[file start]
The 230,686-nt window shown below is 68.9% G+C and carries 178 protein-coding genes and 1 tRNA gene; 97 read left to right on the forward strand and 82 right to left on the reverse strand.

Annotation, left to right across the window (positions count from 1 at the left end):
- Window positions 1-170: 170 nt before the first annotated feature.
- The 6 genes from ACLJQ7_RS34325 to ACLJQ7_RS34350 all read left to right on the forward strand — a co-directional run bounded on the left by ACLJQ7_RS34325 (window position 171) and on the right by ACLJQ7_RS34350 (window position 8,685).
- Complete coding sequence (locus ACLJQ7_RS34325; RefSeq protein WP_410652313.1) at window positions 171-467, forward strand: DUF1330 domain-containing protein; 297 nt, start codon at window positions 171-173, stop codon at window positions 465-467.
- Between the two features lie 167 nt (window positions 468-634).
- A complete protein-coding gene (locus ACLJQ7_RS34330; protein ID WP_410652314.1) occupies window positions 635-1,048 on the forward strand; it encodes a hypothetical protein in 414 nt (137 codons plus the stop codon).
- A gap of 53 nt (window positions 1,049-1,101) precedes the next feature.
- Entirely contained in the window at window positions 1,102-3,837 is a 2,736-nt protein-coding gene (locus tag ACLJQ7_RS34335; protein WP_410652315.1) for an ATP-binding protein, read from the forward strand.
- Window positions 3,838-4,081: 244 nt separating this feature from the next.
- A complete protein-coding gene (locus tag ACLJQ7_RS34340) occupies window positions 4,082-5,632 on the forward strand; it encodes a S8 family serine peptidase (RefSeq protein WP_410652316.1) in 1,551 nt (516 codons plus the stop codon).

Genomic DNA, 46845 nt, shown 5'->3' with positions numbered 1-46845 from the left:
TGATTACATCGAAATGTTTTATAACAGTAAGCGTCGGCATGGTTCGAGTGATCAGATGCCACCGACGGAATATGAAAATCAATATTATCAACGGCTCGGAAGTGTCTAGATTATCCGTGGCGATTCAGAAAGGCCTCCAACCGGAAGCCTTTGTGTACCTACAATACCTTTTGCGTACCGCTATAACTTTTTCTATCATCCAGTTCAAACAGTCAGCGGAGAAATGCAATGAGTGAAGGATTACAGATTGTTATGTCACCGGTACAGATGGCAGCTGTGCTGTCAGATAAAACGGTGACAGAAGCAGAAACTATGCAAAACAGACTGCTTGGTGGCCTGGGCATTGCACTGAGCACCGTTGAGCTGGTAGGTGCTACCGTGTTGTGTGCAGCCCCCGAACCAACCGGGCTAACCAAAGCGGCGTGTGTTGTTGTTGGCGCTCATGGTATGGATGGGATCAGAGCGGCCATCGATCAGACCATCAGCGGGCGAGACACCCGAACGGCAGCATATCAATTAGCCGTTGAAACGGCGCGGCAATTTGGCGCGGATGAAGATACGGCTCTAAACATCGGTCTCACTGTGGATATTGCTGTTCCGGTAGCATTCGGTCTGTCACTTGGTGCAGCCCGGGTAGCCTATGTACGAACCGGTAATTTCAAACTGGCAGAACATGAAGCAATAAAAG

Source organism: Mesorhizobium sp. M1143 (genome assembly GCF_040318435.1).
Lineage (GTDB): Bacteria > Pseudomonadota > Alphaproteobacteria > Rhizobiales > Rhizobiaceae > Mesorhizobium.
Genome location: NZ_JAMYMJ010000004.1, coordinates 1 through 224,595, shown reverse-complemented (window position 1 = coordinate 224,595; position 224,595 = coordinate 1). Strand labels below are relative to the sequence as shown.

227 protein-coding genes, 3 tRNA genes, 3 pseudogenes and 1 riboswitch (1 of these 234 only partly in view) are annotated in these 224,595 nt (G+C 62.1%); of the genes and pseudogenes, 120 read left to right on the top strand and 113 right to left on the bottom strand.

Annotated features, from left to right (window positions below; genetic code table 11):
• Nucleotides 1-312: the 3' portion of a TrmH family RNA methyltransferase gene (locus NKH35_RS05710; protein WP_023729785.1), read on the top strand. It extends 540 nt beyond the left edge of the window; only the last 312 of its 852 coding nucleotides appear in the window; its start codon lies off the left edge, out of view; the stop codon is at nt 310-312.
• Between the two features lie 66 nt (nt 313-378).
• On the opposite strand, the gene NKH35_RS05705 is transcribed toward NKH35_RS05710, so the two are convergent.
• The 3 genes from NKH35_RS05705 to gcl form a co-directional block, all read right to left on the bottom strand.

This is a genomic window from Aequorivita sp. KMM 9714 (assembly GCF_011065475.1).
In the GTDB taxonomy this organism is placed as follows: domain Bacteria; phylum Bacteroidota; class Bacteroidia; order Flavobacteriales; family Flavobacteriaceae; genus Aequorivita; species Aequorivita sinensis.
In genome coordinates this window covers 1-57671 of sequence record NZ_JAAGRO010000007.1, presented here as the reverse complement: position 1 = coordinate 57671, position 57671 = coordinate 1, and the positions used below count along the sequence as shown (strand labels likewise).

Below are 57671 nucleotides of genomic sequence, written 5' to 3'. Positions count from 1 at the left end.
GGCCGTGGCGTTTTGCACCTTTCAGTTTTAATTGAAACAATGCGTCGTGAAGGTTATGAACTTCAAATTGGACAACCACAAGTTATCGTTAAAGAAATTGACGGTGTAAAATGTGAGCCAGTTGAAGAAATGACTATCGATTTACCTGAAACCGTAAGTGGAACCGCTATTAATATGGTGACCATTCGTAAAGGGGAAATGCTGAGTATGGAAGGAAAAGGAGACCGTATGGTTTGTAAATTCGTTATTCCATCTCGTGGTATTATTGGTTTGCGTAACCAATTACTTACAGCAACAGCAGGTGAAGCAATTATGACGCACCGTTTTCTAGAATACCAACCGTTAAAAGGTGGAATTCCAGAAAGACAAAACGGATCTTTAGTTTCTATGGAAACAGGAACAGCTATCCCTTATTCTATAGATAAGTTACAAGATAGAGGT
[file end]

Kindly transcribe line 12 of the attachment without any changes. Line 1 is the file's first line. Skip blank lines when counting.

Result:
Genomic DNA, 46845 nt, shown 5'->3' with positions numbered 1-46845 from the left: